The ABV content of a wine depends on how much sugar the grapes contained. The higher sugar level, the higher alcohol level. If a winemaker is producing a sweet wine, then they will stop the fermentation process before all of the sugar has been converted to alcohol.
Step 4: Clarification
The next step is to clarify the wine and remove dead yeast, proteins, and tannins. Winemakers will transfer the wine into stainless steel tanks or large oak barrels for this step.
In order to remove the unwanted yeast and proteins from the wine, winemakers may add egg whites or clay to help draw out dead years cells and other small solids. The solids will stick to the clay or egg whites and sink to the bottom of the tank.
Step 5: Aging and bottling
The last step in the wine making process is to age and bottle the wine. Some winemakers may choose to bottle the wine immediately, while others may choose to age the wine in wooden barrels or stainless steel tanks.
When aging red wine, many winemakers choose use oak barrels because it produces a smooth, oaky flavor that many wine drinkers like.
Once the wine has been aged, it is bottled and secured with a cork or screw cap.
Check out our other blog to learn how many glasses of wine are in a bottle!
Now you've learned the steps of the wine making process, cheers!
The wine making process has stayed the same for thousands of years, with the exception of stomping the grapes. How easy does winemaking sound to you? Would you like to try your hand as a winemaker?
If you still have questions about the wine making process, check out these frequently asked questions.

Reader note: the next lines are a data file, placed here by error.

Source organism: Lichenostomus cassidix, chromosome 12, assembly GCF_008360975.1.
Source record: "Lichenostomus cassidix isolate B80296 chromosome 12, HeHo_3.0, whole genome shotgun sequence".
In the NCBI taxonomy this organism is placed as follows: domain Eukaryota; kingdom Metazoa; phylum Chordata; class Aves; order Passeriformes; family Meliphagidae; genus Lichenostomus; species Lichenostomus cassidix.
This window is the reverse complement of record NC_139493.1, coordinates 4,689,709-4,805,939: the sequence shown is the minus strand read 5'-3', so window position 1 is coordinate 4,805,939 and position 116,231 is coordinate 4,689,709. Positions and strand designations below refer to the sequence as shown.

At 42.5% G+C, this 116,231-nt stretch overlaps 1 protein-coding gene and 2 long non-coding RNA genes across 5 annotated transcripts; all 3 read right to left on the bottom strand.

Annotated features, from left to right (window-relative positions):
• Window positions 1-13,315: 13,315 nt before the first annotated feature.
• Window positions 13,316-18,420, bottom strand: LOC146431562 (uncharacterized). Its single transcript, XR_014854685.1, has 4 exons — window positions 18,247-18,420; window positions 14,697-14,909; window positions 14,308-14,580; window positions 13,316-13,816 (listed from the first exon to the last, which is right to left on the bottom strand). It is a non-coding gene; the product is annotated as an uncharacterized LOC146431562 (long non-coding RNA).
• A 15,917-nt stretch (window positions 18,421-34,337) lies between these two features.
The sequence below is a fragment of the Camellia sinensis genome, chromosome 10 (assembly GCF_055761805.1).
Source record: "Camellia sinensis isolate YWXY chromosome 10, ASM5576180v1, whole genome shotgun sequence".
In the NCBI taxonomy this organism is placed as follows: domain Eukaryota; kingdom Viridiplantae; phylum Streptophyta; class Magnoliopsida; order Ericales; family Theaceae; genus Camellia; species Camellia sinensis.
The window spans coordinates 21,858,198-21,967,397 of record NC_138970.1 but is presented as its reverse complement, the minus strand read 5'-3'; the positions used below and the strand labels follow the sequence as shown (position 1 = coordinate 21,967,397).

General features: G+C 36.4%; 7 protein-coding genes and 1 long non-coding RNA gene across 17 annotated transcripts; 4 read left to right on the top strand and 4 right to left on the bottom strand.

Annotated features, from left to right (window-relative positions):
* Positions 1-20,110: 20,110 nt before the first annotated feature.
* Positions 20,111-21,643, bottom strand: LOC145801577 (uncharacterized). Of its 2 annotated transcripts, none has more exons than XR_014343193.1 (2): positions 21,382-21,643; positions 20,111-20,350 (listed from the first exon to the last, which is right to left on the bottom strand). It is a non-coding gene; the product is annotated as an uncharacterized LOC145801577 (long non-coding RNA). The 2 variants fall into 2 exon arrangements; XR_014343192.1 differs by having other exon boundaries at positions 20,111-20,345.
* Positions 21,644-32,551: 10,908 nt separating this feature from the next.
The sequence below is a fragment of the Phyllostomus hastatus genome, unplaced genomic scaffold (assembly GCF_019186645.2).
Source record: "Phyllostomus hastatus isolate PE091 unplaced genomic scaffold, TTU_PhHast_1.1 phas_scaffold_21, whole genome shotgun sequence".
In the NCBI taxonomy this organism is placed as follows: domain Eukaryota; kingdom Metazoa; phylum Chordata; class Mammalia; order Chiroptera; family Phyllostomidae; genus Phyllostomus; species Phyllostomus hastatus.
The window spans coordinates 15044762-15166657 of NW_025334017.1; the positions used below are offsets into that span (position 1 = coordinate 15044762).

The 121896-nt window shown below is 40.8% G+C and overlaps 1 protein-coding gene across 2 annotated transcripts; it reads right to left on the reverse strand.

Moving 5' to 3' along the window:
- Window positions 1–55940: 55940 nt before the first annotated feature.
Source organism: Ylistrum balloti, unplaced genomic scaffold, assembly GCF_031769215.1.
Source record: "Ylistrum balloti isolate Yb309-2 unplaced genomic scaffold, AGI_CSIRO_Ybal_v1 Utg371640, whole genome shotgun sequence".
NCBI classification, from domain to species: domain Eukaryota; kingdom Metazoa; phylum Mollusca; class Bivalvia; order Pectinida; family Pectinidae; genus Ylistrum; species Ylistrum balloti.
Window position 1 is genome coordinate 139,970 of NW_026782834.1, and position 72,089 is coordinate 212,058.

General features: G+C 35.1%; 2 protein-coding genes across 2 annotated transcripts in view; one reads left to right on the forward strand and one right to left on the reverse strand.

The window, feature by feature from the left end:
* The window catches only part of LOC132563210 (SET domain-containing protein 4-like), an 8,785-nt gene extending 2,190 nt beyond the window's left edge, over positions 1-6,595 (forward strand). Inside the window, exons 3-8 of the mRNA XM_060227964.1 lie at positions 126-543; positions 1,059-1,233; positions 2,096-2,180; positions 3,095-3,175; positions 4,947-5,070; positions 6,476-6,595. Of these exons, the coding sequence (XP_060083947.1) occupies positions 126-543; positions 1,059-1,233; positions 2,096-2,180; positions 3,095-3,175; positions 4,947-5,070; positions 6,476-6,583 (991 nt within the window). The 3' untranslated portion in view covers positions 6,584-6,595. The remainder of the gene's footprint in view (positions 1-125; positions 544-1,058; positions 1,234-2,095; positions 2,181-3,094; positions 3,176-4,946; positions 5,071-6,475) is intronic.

How long does wine fermentation last?
The total time it can take a wine to ferment ranges from one week to over a month.
Does grape juice turn into wine?
If left long enough, grape juice can turn into wine. This is because of the wild yeast that’s naturally found in grapes. The presence of the yeast will start to ferment the grape juice and eventually turn it into wine.
Can you drink wine that is still fermenting?
Yes, you can taste wine that is still fermenting, and this is recommended to do. This will allow you to evaluate the wine and see what it is like during every stage. If your wine does not turn out tasting how you’d expect it to, then tasting it during each step can help you find out when the problem occurred and make changes.
How long does it take to turn grapes into wine?
It takes about three years to turn grapes into wine. This is including the time it takes to plant the grape seeds, harvest them, and turn them into wine.
What is wine made out of? Is all wine made from grapes?
Most wines are made from grapes. There are over a thousand different grape varieties that can be used to make wine. Each grape has its own unique characteristics that will determine the outcome of the wine.
Grapes are not the only fruit that can be used to make wine. Other fruit that can be used to make wine include: